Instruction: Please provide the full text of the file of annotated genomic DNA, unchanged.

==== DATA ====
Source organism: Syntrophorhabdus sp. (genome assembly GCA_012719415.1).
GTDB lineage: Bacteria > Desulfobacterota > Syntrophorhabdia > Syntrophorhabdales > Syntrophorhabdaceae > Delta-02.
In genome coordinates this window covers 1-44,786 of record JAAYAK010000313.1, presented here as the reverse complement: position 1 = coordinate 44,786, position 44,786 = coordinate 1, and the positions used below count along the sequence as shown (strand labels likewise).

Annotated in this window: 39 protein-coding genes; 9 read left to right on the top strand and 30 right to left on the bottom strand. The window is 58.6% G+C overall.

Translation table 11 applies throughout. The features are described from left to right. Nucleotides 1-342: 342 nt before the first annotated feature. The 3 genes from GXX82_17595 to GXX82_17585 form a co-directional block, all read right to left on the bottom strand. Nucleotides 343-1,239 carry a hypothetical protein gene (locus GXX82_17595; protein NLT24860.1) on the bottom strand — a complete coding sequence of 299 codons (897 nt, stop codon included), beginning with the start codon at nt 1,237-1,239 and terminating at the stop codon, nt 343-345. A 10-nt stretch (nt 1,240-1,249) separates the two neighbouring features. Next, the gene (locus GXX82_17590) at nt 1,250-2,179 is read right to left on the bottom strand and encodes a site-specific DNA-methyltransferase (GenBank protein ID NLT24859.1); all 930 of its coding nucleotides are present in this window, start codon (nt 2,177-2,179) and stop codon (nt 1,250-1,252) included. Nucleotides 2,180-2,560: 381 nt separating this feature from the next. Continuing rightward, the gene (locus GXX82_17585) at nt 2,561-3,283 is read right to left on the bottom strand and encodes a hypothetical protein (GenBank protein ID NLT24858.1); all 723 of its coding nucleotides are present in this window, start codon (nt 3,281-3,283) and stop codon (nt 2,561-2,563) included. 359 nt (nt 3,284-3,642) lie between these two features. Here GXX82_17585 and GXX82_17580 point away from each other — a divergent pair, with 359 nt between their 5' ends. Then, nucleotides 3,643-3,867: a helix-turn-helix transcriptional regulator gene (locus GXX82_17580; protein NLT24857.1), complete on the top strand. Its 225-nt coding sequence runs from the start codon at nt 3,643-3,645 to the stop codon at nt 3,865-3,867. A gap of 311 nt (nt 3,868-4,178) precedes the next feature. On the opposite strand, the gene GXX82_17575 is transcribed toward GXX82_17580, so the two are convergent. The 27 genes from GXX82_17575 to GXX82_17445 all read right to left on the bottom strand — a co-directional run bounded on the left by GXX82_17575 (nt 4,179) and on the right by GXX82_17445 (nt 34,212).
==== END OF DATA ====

Source organism: Syntrophorhabdus sp. (genome assembly GCA_012719415.1).
GTDB lineage: Bacteria > Desulfobacterota > Syntrophorhabdia > Syntrophorhabdales > Syntrophorhabdaceae > Delta-02.
In genome coordinates this window covers 1-44,786 of record JAAYAK010000313.1, presented here as the reverse complement: position 1 = coordinate 44,786, position 44,786 = coordinate 1, and the positions used below count along the sequence as shown (strand labels likewise).

Annotated in this window: 39 protein-coding genes; 9 read left to right on the top strand and 30 right to left on the bottom strand. The window is 58.6% G+C overall.

Translation table 11 applies throughout. The features are described from left to right. Nucleotides 1-342: 342 nt before the first annotated feature. The 3 genes from GXX82_17595 to GXX82_17585 form a co-directional block, all read right to left on the bottom strand. Nucleotides 343-1,239 carry a hypothetical protein gene (locus GXX82_17595; protein NLT24860.1) on the bottom strand — a complete coding sequence of 299 codons (897 nt, stop codon included), beginning with the start codon at nt 1,237-1,239 and terminating at the stop codon, nt 343-345. A 10-nt stretch (nt 1,240-1,249) separates the two neighbouring features. Next, the gene (locus GXX82_17590) at nt 1,250-2,179 is read right to left on the bottom strand and encodes a site-specific DNA-methyltransferase (GenBank protein ID NLT24859.1); all 930 of its coding nucleotides are present in this window, start codon (nt 2,177-2,179) and stop codon (nt 1,250-1,252) included. Nucleotides 2,180-2,560: 381 nt separating this feature from the next. Continuing rightward, the gene (locus GXX82_17585) at nt 2,561-3,283 is read right to left on the bottom strand and encodes a hypothetical protein (GenBank protein ID NLT24858.1); all 723 of its coding nucleotides are present in this window, start codon (nt 3,281-3,283) and stop codon (nt 2,561-2,563) included. 359 nt (nt 3,284-3,642) lie between these two features. Here GXX82_17585 and GXX82_17580 point away from each other — a divergent pair, with 359 nt between their 5' ends. Then, nucleotides 3,643-3,867: a helix-turn-helix transcriptional regulator gene (locus GXX82_17580; protein NLT24857.1), complete on the top strand. Its 225-nt coding sequence runs from the start codon at nt 3,643-3,645 to the stop codon at nt 3,865-3,867. A gap of 311 nt (nt 3,868-4,178) precedes the next feature. On the opposite strand, the gene GXX82_17575 is transcribed toward GXX82_17580, so the two are convergent. The 27 genes from GXX82_17575 to GXX82_17445 all read right to left on the bottom strand — a co-directional run bounded on the left by GXX82_17575 (nt 4,179) and on the right by GXX82_17445 (nt 34,212).